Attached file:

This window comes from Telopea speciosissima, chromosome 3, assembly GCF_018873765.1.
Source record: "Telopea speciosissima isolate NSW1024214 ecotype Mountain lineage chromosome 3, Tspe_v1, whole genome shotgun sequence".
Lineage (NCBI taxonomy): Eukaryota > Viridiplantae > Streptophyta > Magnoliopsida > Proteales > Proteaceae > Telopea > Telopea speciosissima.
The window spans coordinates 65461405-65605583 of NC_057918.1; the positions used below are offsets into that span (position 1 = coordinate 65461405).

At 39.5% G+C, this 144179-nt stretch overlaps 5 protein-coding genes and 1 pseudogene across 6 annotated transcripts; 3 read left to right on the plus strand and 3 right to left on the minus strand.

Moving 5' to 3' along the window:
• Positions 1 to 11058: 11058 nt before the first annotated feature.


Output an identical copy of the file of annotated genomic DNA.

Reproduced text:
This window comes from Telopea speciosissima, chromosome 3, assembly GCF_018873765.1.
Source record: "Telopea speciosissima isolate NSW1024214 ecotype Mountain lineage chromosome 3, Tspe_v1, whole genome shotgun sequence".
Lineage (NCBI taxonomy): Eukaryota > Viridiplantae > Streptophyta > Magnoliopsida > Proteales > Proteaceae > Telopea > Telopea speciosissima.
The window spans coordinates 65461405-65605583 of NC_057918.1; the positions used below are offsets into that span (position 1 = coordinate 65461405).

At 39.5% G+C, this 144179-nt stretch overlaps 5 protein-coding genes and 1 pseudogene across 6 annotated transcripts; 3 read left to right on the plus strand and 3 right to left on the minus strand.

Moving 5' to 3' along the window:
• Positions 1 to 11058: 11058 nt before the first annotated feature.